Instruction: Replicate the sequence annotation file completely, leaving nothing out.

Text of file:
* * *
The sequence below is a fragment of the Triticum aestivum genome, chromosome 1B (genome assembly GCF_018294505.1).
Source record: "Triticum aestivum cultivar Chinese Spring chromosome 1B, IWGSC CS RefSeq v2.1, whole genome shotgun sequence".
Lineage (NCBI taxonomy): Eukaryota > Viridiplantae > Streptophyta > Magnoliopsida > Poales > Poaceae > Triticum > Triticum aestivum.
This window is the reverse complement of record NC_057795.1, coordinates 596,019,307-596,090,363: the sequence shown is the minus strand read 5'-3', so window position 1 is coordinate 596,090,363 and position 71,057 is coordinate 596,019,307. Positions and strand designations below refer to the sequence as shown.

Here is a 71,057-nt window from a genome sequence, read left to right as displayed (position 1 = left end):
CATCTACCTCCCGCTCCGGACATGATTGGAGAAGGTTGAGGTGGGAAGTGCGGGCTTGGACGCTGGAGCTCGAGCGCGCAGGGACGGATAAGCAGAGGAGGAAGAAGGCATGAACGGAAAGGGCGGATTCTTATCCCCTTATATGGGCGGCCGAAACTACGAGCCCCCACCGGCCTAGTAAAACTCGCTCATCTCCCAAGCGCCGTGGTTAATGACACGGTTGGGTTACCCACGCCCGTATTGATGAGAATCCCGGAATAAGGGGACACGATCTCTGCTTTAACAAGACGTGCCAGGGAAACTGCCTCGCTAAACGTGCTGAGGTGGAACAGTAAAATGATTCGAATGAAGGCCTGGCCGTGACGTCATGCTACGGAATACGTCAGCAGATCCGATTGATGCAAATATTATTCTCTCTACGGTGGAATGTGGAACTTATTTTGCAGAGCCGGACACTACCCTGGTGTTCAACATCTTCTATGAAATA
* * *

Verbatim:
The sequence below is a fragment of the Triticum aestivum genome, chromosome 1B (genome assembly GCF_018294505.1).
Source record: "Triticum aestivum cultivar Chinese Spring chromosome 1B, IWGSC CS RefSeq v2.1, whole genome shotgun sequence".
Lineage (NCBI taxonomy): Eukaryota > Viridiplantae > Streptophyta > Magnoliopsida > Poales > Poaceae > Triticum > Triticum aestivum.
This window is the reverse complement of record NC_057795.1, coordinates 596,019,307-596,090,363: the sequence shown is the minus strand read 5'-3', so window position 1 is coordinate 596,090,363 and position 71,057 is coordinate 596,019,307. Positions and strand designations below refer to the sequence as shown.

Here is a 71,057-nt window from a genome sequence, read left to right as displayed (position 1 = left end):
CATCTACCTCCCGCTCCGGACATGATTGGAGAAGGTTGAGGTGGGAAGTGCGGGCTTGGACGCTGGAGCTCGAGCGCGCAGGGACGGATAAGCAGAGGAGGAAGAAGGCATGAACGGAAAGGGCGGATTCTTATCCCCTTATATGGGCGGCCGAAACTACGAGCCCCCACCGGCCTAGTAAAACTCGCTCATCTCCCAAGCGCCGTGGTTAATGACACGGTTGGGTTACCCACGCCCGTATTGATGAGAATCCCGGAATAAGGGGACACGATCTCTGCTTTAACAAGACGTGCCAGGGAAACTGCCTCGCTAAACGTGCTGAGGTGGAACAGTAAAATGATTCGAATGAAGGCCTGGCCGTGACGTCATGCTACGGAATACGTCAGCAGATCCGATTGATGCAAATATTATTCTCTCTACGGTGGAATGTGGAACTTATTTTGCAGAGCCGGACACTACCCTGGTGTTCAACATCTTCTATGAAATA